Three long-term supply chain impacts from Covid

posted by Craig Powell
1 September 2020

There’s little doubt that the Covid-19 crisis has had an unprecedented impact on supply chains all over the world.

However, with many countries lifting lockdown and tentative steps being taken to resume business in many sectors, the dust is beginning to settle on what the “new normal” is for supply chains. But what are the lasting impacts of Covid-19?

1. The movement of goods has become slower

One of the major impacts of Covid-19 has been the movement of goods becoming slower. This has been felt throughout the supply chain. For example, at the height of the crisis in China, we saw factory output slow to a crawl as industry shut down and, as the virus spread, many countries closed borders with heavy restrictions. Even on a more local level, rigorous hygiene practices have reduced the efficiency of deliveries.

The slowdown in movement is one of the reasons that the WTO recently projected a fall in world merchandise trade volume of 13–32%. It also outlined a recovery could take two routes: trade begins to recover in 2020 and into 2021, or a much slower and protracted revival takes place. With the future of the virus unknown, it’s hard to anticipate whether the movement of goods will pick up and contribute to a speedier recovery in the near future.

2. Local supply chains have become more valuable

Faced with the prospect of gridlock across global supply chains, many firms turned to local solutions in a bid to keep up with demand. As a result, we have started to see the shrinking of the supply chain footprint, where businesses review the trade-off between costs and resilience in order to secure a more local and more reliable source of products.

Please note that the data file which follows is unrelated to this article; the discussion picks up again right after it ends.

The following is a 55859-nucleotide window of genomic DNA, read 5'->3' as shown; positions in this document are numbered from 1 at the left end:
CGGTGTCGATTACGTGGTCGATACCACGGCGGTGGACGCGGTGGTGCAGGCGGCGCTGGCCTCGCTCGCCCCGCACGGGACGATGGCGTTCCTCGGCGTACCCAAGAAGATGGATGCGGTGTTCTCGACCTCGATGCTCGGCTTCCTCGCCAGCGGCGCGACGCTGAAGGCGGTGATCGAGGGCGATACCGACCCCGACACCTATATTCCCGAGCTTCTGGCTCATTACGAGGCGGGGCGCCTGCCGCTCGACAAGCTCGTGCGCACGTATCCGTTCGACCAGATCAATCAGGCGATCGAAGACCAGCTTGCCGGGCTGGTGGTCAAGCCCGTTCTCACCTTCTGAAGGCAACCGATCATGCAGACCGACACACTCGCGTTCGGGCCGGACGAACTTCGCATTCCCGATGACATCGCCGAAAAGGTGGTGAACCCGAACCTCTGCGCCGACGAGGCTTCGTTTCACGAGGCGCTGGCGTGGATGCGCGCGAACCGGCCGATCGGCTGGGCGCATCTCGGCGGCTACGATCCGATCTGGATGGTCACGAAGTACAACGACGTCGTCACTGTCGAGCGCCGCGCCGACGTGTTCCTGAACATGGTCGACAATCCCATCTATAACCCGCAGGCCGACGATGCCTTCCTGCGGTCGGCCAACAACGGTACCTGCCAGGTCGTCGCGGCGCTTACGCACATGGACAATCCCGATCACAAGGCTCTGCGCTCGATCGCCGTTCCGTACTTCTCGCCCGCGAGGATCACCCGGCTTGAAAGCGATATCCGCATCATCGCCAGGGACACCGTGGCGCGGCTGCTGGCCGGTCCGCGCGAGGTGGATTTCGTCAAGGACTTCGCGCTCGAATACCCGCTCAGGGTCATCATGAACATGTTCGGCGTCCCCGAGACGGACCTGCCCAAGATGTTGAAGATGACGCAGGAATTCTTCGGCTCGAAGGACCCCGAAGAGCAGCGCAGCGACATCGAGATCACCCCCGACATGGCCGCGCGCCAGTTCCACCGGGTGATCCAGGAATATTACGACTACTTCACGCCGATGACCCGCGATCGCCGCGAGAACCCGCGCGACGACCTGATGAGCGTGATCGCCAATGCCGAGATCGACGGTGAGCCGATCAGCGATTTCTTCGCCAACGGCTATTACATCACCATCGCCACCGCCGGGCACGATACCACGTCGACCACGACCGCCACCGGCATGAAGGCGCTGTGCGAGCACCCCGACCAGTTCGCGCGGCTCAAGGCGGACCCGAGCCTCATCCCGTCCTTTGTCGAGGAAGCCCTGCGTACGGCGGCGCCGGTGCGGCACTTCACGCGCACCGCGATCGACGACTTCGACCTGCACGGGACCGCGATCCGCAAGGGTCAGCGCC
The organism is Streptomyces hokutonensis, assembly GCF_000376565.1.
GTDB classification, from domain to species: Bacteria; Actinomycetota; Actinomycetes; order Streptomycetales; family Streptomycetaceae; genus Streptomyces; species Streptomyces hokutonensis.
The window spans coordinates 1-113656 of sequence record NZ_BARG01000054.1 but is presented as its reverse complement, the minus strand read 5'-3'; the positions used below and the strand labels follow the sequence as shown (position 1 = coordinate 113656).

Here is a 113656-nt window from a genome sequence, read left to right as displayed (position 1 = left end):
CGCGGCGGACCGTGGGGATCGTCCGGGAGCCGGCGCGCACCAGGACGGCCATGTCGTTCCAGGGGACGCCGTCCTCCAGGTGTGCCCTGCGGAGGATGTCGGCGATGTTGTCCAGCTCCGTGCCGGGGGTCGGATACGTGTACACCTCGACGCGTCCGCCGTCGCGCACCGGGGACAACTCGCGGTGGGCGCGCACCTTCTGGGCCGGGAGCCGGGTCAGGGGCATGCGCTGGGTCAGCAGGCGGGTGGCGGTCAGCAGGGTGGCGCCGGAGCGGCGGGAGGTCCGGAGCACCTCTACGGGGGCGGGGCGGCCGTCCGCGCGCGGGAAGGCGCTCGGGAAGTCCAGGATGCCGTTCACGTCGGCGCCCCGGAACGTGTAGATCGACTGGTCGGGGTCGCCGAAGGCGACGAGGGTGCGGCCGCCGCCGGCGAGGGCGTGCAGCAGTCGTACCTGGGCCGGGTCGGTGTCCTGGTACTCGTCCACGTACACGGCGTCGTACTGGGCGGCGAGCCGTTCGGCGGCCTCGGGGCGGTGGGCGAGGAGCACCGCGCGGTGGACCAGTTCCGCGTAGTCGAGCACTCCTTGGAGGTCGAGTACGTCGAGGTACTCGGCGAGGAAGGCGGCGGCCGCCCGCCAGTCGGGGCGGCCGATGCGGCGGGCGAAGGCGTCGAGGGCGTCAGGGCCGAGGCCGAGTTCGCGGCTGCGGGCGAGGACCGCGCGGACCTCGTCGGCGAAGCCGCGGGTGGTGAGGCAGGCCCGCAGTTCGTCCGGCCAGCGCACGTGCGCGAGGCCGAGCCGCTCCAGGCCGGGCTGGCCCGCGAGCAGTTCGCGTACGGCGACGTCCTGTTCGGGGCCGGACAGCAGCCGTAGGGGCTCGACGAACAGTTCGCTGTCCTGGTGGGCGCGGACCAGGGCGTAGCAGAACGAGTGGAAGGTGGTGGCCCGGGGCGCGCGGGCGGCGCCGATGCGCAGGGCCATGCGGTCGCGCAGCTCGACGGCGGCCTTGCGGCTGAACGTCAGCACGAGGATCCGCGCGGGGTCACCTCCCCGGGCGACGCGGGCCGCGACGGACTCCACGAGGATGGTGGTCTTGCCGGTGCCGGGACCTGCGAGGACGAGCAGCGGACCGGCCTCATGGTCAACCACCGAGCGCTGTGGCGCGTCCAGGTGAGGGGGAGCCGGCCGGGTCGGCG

The localisation of supply chains has been most visible in the reorientation of some manufacturers from non-essential to more essential products, such as ventilators, hand sanitiser, and PPE. We saw global players like BrewDog, L'Oreal, and Vauxhall switch to manufacturing items that were most needed at the height of the crisis, serving local chains. Though the switch was a temporary measure for many, it has demonstrated the need for better local supply in the future.

3. The need for supply chain technology has increased

With so much uncertainty in supply chains in recent months, there is a growing need for businesses to adopt better technology. Armed with better tools that can be used to analyse and forecast more accurately, they will be able to make better decisions to avoid supply and demand shocks that may come with further Covid-related developments.

There will also be aftershocks that can be better managed with increased technology. For instance, there’s inventory bounce, where demand for a product stabilises at a lower rate, and a cut in production takes place to allow the pipeline to adjust, followed by a brief production increase to ensure new demand is met. This brief spike can often be misinterpreted as rebounding demand without the careful analysis that upgraded supply chain technology can provide.

I hope that this article has given an insight into how the global supply chain has been impacted by the Covid-19 crisis. Things still remain volatile but, with careful decision-making, it should be possible to navigate any ongoing recession.

  Craig Powell is managing director at Balloon One.

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